Every companies recruitment page outlines that they're looking for the best talent, which may be true, but unfortunately great talent is scarce, with the best often lured by bigger companies that often offer clearer career paths and the promise of bigger salaries.
This has led many smaller companies to wonder how they can guard against increased employee turnover, with the shadow of multinationals continually threatening to snatch their most talented people away from them. Workforce analytics could well be the answer, with data giving organisations the ability to better understand what makes their employees dissatisfied.
Happy staff equals happy customers after all, so it's essential that organisations understand what makes their people tick. The use of analytics can also become a strategic tool for employee engagement, and a way of targeting those whose dissatisfaction is affecting their outputs.
There are however a number of issues that must be considered, with correct variables essential for any HR model's efficacy. Pick the wrong variables and you'll get bad data that doesn't help you achieve your goals - in fact, bad data can cause you to make errors about employee satisfaction, meaning that you change aspects that people are actually happy about. Unfortunately, constructing analytical models is something that takes time and is highly labour-intensive, and even when you've got something that you're happy with, it needs to be monitored continually as the drivers of employee dissatisfaction do change over time. This is why employee churn is highly unpredictable and so damaging for companies who have invested in staff.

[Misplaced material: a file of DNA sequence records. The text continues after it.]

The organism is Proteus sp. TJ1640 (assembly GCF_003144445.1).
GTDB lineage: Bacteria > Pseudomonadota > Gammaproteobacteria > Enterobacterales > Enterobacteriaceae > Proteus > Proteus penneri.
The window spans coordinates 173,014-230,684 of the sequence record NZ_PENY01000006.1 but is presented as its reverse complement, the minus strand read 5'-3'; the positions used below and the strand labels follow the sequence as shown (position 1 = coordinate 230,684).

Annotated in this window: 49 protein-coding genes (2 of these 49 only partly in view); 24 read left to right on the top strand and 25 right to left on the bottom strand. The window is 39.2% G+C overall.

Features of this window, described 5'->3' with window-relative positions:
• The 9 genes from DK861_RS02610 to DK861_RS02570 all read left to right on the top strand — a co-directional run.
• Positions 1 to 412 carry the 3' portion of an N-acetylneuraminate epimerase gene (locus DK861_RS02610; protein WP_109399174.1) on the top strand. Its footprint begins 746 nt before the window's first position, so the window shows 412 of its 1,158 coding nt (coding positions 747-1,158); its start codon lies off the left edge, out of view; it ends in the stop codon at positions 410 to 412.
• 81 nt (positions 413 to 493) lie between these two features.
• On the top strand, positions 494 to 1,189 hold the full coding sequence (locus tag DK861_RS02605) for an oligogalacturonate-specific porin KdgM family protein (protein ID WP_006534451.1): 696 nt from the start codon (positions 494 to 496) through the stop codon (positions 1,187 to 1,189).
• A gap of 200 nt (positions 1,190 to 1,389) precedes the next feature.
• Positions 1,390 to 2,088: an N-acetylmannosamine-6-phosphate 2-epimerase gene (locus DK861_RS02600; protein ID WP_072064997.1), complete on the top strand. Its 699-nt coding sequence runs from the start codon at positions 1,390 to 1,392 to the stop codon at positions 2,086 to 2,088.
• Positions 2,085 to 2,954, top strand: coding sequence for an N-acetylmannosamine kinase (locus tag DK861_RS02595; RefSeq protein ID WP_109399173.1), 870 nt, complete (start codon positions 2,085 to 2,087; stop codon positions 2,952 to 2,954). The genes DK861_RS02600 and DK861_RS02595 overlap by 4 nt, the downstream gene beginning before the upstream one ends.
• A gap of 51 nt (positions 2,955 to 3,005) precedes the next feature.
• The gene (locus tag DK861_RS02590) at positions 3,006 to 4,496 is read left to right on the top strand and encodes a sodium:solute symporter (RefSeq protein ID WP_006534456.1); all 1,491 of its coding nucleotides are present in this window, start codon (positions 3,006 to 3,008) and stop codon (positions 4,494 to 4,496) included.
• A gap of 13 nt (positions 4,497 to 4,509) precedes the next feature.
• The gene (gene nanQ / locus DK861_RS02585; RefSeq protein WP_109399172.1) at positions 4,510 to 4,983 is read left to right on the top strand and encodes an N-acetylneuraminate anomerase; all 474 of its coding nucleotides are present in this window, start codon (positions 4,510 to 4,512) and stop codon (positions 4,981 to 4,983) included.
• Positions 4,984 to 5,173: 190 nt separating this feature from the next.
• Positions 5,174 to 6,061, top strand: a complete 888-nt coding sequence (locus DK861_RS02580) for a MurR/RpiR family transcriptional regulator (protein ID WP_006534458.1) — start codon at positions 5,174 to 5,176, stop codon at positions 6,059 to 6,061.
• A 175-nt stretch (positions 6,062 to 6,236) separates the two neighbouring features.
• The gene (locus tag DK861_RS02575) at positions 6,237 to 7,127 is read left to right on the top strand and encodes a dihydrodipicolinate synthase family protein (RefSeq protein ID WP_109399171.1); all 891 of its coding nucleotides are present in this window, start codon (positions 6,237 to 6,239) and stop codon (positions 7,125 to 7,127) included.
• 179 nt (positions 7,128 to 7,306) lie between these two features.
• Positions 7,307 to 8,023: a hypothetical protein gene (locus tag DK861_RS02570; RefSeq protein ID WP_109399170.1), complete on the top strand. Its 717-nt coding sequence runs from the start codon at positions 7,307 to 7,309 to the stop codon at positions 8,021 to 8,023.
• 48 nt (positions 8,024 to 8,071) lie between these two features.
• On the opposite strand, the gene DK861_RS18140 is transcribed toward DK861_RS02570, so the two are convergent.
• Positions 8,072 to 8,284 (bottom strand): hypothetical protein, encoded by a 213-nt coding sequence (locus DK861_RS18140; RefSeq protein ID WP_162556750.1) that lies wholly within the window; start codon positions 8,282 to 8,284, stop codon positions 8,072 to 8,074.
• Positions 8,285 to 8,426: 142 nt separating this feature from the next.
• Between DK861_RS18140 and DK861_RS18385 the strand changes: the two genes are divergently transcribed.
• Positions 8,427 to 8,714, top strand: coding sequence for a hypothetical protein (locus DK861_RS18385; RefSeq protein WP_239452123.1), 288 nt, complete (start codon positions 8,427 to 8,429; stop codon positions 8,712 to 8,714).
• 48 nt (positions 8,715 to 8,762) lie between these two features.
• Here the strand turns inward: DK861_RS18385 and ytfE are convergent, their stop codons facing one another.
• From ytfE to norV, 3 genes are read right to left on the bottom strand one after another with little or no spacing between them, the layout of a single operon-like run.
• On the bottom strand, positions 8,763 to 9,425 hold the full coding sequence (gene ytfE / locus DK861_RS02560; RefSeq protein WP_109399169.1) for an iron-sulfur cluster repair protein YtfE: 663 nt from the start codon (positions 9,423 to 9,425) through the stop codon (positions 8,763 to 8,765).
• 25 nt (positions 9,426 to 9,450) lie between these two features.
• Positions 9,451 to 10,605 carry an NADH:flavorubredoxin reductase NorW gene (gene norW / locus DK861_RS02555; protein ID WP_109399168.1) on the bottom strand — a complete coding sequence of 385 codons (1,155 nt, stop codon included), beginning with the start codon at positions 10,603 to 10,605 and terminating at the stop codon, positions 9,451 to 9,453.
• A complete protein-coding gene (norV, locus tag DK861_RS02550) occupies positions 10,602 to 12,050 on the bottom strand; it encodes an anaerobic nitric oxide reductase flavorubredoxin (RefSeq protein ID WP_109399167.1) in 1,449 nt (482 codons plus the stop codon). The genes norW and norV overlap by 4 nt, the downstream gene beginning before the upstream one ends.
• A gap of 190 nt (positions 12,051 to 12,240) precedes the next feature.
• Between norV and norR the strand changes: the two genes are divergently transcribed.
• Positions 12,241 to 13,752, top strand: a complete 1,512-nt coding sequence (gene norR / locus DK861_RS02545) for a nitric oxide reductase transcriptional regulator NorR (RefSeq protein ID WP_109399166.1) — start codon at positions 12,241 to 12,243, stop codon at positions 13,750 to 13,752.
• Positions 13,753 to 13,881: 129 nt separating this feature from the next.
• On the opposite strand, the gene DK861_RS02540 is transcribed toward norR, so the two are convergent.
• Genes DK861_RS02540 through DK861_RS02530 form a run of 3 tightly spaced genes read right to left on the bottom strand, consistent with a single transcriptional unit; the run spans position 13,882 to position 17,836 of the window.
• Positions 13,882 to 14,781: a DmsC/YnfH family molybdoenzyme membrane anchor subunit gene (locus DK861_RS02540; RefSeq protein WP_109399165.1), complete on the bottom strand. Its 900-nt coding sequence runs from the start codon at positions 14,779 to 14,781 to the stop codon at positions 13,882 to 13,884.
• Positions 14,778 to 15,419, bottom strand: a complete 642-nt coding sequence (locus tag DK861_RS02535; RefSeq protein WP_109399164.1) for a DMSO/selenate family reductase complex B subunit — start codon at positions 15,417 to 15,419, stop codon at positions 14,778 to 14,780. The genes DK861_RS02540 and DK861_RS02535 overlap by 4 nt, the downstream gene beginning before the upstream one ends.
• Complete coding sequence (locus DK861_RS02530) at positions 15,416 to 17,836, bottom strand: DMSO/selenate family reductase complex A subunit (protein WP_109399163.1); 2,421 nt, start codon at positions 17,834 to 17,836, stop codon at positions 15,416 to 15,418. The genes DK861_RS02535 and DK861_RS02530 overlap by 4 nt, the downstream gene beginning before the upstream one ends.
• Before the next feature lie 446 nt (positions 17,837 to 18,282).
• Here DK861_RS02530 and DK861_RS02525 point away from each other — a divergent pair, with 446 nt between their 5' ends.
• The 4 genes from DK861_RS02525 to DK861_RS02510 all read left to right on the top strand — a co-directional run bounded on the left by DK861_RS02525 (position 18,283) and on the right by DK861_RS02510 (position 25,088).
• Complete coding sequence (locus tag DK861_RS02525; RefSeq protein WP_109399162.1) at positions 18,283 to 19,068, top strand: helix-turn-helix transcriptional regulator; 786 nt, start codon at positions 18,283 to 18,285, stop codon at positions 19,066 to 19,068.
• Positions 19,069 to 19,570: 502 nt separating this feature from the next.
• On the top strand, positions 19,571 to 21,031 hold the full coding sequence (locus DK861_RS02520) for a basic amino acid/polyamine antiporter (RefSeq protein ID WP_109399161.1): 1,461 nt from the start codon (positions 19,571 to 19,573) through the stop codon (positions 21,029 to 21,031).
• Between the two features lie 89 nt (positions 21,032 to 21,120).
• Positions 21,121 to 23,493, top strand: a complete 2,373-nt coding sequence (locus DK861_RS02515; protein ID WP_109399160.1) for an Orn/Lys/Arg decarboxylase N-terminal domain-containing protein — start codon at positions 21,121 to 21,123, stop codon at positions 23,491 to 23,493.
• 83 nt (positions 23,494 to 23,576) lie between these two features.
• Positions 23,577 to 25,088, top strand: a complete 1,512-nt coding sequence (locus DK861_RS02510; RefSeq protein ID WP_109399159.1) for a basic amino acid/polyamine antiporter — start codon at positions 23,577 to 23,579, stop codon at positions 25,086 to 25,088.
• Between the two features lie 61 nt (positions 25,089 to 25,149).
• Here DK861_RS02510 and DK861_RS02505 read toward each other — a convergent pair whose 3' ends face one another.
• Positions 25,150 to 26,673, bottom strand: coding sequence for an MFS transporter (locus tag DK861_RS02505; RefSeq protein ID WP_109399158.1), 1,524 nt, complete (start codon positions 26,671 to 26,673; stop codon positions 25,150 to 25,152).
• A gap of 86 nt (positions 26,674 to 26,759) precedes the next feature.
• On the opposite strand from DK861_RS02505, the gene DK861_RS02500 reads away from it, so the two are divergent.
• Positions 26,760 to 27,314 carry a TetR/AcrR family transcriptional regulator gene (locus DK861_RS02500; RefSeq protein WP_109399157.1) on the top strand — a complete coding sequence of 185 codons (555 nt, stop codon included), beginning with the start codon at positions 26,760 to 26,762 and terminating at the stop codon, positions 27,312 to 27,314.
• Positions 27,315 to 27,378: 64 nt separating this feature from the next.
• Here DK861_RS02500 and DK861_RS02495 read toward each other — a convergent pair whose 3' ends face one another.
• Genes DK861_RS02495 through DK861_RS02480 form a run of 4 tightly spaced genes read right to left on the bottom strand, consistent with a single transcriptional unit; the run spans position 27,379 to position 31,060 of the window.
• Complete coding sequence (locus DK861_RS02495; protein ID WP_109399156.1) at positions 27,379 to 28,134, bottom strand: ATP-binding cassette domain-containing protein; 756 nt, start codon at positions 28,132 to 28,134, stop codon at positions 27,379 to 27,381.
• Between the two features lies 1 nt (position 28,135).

Data should be pivotal to any HR department, with analytical models a key ingredient to keeping workers at their desks. The implementation of such a system will make it easier for staff to be retained, allowing companies to grow with the same people that helped them get to the position they're at today, imperative when a young company wants to promote a long-lasting company culture. It will however take considerable manpower and talent to do effectively, but for small companies this could be the difference between keeping your best and losing them to bigger organisations.